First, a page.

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Encourage Thinking Aloud While Problem Solving


Mathematics Study Skills & Tools 21st Century Skills Universal Design for Learning Social-Emotional Learning/Growth Mindset All Ages Strategy


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Encourage Thinking Aloud While Problem Solving

We suffer more often in imagination then in reality.
— Seneca

Encourage students to think aloud while solving math problems to help them self-correct and enable adults to give feedback.

How To Apply It!

  1. Explain why. Discuss with students how thinking out loud forces us to pay closer attention to what we are doing, and thus think more systematically. Since math depends on organized, methodical thinking, this can really help students.
  2. Model it. While doing problems in front of the class, speak out loud the steps you are taking to show what "thinking out loud" actually means. Demonstrate how this process benefits everyone.
  3. Practice. Have students work in pairs with one student speaking out loud while solving a problem, and the other student listening and providing feedback, or asking questions as appropriate. Then switch roles. Teachers can oversee where students need support with breaking down the steps of a problem out loud. The listening partner might also need guidance on how to provide substantive feedback without criticizing.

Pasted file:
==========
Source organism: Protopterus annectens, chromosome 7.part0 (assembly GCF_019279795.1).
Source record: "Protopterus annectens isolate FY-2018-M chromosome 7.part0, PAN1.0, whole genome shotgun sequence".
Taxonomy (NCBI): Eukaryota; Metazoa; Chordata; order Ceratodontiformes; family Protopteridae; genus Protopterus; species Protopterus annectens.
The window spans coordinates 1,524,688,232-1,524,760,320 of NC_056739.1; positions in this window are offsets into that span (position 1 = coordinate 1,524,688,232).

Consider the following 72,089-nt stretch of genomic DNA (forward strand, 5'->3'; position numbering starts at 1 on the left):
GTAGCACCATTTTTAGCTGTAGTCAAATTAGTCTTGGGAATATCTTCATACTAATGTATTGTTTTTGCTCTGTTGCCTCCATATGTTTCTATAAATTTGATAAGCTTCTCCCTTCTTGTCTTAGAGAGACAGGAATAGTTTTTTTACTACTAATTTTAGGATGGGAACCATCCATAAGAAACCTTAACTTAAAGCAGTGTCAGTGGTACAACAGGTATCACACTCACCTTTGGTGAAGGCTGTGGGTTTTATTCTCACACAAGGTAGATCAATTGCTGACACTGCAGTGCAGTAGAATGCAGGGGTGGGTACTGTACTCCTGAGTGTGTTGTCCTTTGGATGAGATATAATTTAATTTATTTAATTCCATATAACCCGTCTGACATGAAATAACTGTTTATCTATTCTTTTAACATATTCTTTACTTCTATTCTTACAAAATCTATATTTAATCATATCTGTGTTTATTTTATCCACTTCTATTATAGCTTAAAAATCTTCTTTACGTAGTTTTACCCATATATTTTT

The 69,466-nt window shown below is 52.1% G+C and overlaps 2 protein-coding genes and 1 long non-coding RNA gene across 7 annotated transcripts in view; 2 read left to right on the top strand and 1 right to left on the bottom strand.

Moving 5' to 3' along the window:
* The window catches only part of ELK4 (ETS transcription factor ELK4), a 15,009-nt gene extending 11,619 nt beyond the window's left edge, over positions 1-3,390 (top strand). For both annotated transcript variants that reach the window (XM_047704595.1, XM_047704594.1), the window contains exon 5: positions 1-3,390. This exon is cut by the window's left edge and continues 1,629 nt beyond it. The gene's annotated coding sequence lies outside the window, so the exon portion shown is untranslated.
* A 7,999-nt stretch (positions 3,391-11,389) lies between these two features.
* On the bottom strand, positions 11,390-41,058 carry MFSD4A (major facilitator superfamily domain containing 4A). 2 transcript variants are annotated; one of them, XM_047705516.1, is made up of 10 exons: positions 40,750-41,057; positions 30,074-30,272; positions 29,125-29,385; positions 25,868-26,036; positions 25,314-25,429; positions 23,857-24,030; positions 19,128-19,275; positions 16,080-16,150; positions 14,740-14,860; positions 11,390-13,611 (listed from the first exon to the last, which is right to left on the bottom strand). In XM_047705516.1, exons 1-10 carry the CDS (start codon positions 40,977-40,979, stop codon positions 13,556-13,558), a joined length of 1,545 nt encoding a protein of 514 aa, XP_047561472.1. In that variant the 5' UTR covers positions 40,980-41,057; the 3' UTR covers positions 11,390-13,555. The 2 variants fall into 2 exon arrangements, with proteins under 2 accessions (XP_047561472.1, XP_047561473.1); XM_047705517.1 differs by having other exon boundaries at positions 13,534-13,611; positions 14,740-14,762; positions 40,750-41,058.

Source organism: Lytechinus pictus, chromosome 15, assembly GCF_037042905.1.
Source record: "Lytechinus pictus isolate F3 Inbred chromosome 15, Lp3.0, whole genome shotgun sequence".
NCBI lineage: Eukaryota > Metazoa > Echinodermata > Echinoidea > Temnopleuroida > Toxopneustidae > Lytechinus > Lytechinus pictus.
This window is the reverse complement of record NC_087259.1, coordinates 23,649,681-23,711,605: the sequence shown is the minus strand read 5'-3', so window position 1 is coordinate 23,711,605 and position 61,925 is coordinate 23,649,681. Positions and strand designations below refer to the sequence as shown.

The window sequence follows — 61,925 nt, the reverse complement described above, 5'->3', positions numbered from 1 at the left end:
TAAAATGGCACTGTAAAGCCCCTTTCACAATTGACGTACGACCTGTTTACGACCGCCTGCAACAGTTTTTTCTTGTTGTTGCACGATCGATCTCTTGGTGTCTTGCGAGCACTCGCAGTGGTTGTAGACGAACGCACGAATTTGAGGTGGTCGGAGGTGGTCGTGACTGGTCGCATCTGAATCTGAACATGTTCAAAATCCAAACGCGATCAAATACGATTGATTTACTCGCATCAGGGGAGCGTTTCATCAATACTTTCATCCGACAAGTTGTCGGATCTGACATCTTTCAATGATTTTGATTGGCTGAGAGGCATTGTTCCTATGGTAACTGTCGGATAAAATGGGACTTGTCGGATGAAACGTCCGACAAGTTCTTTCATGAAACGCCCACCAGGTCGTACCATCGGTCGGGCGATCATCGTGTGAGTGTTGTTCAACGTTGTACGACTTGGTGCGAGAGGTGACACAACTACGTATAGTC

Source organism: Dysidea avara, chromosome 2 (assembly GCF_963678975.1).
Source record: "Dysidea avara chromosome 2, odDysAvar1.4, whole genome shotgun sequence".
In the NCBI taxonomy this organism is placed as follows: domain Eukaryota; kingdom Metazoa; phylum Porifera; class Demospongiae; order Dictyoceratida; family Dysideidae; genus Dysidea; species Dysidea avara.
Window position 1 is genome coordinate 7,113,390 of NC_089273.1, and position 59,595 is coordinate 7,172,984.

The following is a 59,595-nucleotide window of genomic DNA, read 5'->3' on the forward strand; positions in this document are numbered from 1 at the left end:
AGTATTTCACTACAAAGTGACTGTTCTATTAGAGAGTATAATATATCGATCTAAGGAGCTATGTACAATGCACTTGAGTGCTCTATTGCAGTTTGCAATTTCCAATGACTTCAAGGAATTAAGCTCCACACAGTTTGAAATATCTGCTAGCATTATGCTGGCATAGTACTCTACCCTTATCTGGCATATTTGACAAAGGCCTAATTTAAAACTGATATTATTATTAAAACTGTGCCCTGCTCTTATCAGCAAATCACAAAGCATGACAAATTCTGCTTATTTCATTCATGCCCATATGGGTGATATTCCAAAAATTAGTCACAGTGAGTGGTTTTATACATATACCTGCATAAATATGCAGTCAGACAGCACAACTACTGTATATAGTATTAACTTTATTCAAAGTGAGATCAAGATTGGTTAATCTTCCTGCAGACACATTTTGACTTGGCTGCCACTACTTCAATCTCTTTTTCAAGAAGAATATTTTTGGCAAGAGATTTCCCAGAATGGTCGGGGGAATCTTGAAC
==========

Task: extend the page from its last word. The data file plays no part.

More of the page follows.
4. Considerations. Be sensitive to pairings, particularly for students who might be uncomfortable or lack confidence. Pairings also make it easier to have students develop this skill without the dread of speaking in front of the whole class.
  5. Ongoing reinforcement. Encourage students to think out loud while solving math problems in class and for homework.

Why It Works (the Science Of Learning)!

When we speak out loud, we are more deliberate and self-aware of our thoughts and processes. Effective problem solving depends on attention to detail and a deliberative approach. Thinking out loud will naturally develop a student's self-awareness and self-monitoring. In addition, students will become more comfortable and less self-conscious over time about thinking out loud and provide teachers with more insight into where students need help. Helping students monitor and self-reflect on their problem solving has a significant positive effect on their learning.